Last Minute Sierra Gear Advice?
Jul 16, 2021 at 9:19 am #3722079
I’m headed into the Humphreys Basin area this week and it looks like the weather is likely to include thunderstorms each afternoon. I never get cold when moving (even if it’s wet) and usually I move all day until I set up camp and then fall asleep instantly. I’m not used to afternoon thunderstorms in the Sierra, I have always had rain occur there at night except once or twice. I sleep super hot. This trip may be different because I’m going solo (a fairly new dynamic for me) and my fitness level is relatively low right now. I do get cold hanging out in camp and I might be hanging out more than usual during this trip due to my fitness.
Here’s a weather report focused on Desolation Lake. I plan to be out through Thursday.
Pieces I can add or swap out are:
- TNF TKA 1/4 zip fleece (much warmer than the MacPac fleece) 226g
- Tachyon windshirt 51g
- MB extra light Anorak puffy 190g
- EE thin Climashield balaclava 39g
- Merino beanie (thin) 26g
- Helium 2 rain shell. 180g
- Froggtoggs rain shell 164g
- Packa Rain Shell. 240g (definitely the most fun for hiking in the rain due to excellent coverage and mechanical ventilation)
- Silnylon rain skirt 61g
- Thermasilk long underwear 81g
- YMG rain pogies 25g
I’m taking my YMG Cirriform Min tarp and bug bivy. I’ll take my HG 20° quilt. I’m not taking a stove or wool gloves (I’ll wear Glacier sun gloves and food handlers gloves if I’m getting wet or mosquitos are biting). I usually sleep in normal underwear and a fleece or my hiking shirt, no long underwear.
I am thinking I should at least bring the balaclava or maybe switch to the heavier fleece or add the down puffy.
Any thoughts?Jul 16, 2021 at 9:33 am #3722082Mark VerberBPL Member
@verberLocale: San Francisco Bay Area
Your clothing look good to me, but I run hot. In evening after a good day of activity a cap4 hoody + windshirt keeps me comfortable down to 40F. Seems like the only time you might be cold would be when you have stopped at the end of the day or getting moving in the morning. The answer for those is use your quilt as a shawl and/or move to increase your MET.
That said, my “luxury” items is an extra warm hat, especially as a quilt user. I always bring a wind shirt… not to “keep warm” at the coldest moments, but because it lets me stay comfortable when it’s cooler but I am active.Jul 16, 2021 at 9:37 am #3722084Erik HagenBPL Member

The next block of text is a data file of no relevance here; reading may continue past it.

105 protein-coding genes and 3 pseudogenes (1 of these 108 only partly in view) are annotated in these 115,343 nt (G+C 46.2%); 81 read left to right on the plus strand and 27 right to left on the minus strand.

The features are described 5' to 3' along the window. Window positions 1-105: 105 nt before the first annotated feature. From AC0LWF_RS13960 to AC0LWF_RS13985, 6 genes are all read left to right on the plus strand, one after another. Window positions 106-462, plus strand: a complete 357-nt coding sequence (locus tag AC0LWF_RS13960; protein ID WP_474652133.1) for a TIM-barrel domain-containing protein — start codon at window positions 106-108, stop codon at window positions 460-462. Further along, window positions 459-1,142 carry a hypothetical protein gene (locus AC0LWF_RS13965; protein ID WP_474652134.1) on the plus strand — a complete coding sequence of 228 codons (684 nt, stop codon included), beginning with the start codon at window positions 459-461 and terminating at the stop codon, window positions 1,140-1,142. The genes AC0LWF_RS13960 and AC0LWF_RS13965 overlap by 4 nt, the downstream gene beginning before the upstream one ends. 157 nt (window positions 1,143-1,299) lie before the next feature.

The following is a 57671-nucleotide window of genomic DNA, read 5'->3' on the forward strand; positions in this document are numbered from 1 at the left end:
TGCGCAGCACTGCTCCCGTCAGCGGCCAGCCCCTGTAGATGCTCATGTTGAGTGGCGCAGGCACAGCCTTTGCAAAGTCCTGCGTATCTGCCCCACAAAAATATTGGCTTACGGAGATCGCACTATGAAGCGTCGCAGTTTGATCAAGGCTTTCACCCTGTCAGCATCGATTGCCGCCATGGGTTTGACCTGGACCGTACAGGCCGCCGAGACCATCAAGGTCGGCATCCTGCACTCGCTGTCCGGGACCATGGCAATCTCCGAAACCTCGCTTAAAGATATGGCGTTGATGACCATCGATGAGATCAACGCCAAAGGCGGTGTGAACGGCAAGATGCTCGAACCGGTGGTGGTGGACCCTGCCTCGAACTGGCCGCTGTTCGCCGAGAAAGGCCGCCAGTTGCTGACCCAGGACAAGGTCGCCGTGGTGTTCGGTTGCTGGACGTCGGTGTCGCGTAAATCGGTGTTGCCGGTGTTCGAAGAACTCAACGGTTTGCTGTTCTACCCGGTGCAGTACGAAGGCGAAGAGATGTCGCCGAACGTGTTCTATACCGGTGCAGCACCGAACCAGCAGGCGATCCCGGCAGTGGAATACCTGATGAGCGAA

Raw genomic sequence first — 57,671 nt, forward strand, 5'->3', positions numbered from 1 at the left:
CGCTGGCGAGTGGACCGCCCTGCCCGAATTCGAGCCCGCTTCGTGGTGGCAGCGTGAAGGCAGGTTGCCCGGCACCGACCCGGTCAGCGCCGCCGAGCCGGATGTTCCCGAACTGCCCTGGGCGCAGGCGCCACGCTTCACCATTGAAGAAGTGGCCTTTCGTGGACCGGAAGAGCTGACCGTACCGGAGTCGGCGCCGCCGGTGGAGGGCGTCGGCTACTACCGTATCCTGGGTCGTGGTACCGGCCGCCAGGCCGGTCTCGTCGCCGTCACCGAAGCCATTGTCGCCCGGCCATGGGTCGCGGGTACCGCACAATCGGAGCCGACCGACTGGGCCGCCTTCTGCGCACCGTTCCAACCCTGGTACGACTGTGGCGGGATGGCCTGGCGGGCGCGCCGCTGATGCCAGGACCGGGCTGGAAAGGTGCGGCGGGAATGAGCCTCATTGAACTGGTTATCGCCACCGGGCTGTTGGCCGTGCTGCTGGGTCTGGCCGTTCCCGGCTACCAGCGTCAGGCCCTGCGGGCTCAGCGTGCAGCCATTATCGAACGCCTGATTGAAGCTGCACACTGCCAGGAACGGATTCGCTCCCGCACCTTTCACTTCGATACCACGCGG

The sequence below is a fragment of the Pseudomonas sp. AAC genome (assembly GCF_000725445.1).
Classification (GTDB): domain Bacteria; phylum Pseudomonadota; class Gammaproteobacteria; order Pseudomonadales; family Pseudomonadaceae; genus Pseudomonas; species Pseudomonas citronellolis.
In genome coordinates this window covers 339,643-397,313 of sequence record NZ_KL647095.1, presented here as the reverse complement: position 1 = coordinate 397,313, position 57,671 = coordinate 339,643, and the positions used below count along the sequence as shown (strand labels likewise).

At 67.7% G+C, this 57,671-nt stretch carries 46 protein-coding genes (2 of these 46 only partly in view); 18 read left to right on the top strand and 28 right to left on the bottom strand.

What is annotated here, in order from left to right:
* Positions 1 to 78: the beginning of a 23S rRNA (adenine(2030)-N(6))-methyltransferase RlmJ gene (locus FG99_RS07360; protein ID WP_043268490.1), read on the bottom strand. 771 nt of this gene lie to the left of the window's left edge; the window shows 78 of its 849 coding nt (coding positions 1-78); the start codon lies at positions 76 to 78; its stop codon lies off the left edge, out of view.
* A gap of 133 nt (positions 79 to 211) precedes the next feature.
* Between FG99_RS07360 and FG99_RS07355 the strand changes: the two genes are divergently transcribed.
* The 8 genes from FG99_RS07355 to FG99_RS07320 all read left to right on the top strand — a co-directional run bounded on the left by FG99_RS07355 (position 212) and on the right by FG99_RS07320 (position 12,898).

@ewh100Locale: SF Bay Area
For me, I pretty much always take a down puffy for anything above 8,000 feet in the Sierras and never regret. Although temps look decent for your trip you’ll be very exposed in Humphey’s Basin area and will be very breezy at times. I have friends who are a little farther south of that area who are reporting mosquitos are very bad right now.Jul 16, 2021 at 9:40 am #3722085
Thanks Mark. It sounds like you and I run at similar heat levels and with similar strategies.
Let me rephrase the question slightly differently:
I’m not worried about being cold while moving, in the morning or at night. I’m concerned about getting cold in an afternoon thunderstorm hunkered down under a tree for an hour or two if I’m not feeling like moving. Which of my clothing options/add-one is most likely to keep me comfortable for the least amount of weight?
Mark mentions a warm hat and the Balaclava is that for sure and can be used modularly with anything. I’m leaning towards staying with my original kit + the balaclava.Jul 16, 2021 at 9:44 am #3722086
Erik – Yeah it does sound like the skeeters are bad based on trip reports on HST. Everything is treated with permethrin and I have a headnet I love.
Agreed the HB is exposed. I could basecamp around Hutchinson Meadow to be more protected but I’m guessing that is skeeter-city right now.Jul 16, 2021 at 10:06 am #3722094Bruce TolleyBPL Member
@btolleyLocale: San Francisco Bay Area
@ matthew. I see that the forecast is for rain and wind gusts up to 15mph. In the mountains, local topograpy could cause those gust to be much higher in velocity.
I used to believe I could stay warm without rain or wind protection on my legs as long as I was moving. But once time I got caught in a thunderstorm with hail and wind and temperatures dropped into the low 30s. I was descending and not able to keep warm and, given the topography, there was no place to hunker down. So I started running.